• Palliative and supportive – other modalities.

Question 7. Potato tumour
Answer:

Potato tumour

  • Carotid body tumour is called potato tumour because
    • It looks yellow or orange on cut surface
    • It is firm, homogenous, and compact tumor
    • Well capsulated
  • It is adherent to the carotid artery

Potato tumour Clinical Features:

  • Age- 40-60 years of age
  • Sex: Both sex are equally affected
  • There is slow growing painless swelling at the bifurcation of common carotid artery
  • Horner’s syndrome may be present
  • Patient may suffer from transient cerebral ischaemia

Potato tumour Treatment: Surgical excision

Question 8. Osteoclastoma
Answer:

Osteoclastoma

Osteoclastoma is rare tumour of jaw

Osteoclastoma Clinical Features:

  • Age- 25-40 years of age
  • Sex: males are commonly affected
  • It is rapidly growing tumour
  • Mandible is commonly affected
  • There is an expansion of cortical plates
  • It is painless lesion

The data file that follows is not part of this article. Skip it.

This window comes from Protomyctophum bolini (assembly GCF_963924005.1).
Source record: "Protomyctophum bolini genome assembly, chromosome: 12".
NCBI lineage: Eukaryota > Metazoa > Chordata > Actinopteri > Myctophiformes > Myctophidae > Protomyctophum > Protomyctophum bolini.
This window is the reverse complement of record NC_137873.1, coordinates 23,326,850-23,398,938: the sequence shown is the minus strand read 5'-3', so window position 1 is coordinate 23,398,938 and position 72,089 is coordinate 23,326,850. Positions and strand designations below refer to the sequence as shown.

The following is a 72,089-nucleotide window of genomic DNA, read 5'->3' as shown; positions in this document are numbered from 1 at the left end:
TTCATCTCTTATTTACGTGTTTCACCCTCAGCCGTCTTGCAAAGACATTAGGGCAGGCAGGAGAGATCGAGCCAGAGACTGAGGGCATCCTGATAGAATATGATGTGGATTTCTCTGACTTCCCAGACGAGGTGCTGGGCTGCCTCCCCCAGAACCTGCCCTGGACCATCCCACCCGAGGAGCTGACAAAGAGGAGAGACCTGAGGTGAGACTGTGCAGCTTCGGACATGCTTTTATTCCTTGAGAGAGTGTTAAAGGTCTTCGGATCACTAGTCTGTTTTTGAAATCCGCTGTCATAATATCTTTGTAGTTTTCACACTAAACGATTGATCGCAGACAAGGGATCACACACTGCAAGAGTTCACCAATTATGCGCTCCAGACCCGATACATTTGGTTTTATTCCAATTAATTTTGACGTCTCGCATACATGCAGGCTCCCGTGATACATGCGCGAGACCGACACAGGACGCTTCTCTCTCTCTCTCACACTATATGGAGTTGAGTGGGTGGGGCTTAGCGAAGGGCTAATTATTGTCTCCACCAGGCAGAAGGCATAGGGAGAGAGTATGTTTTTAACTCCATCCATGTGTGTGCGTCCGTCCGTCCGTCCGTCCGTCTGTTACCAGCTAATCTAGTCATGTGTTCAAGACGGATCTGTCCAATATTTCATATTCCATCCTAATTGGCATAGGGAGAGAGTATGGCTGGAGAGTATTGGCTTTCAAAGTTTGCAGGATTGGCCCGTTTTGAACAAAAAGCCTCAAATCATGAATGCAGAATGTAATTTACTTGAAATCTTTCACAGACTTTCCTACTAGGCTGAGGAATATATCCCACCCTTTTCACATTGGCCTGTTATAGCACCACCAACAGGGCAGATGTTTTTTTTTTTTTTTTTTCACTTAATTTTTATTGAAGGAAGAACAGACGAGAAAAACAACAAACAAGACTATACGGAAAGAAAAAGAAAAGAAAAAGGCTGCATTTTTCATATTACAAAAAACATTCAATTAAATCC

Osteoclastoma Differential Diagnosis:

  • Giant cell reparative granuloma
  • Adamantionoma

Question 9. Cavernous haemangioma
Answer:

Cavernous haemangioma

  • Arises from veins
  • It consists of multiple dilated venous channels
  • It is a spongy swelling

Cavernous haemangioma Management: Conservative treatment

  1. Injection of sclerosing agent
  2. Cautery
    • Surgery
      • Ligation of feeding vessels
      • Excision of the lesion
      • Diathermy to control haemorrhage

Question 10. Clarke’s level of invasion of malignant melonoma
Answer:

Clarke’s level of invasion of malignant melonoma

  • Malignant melanoma can be staged according to Clarke’s level of invasion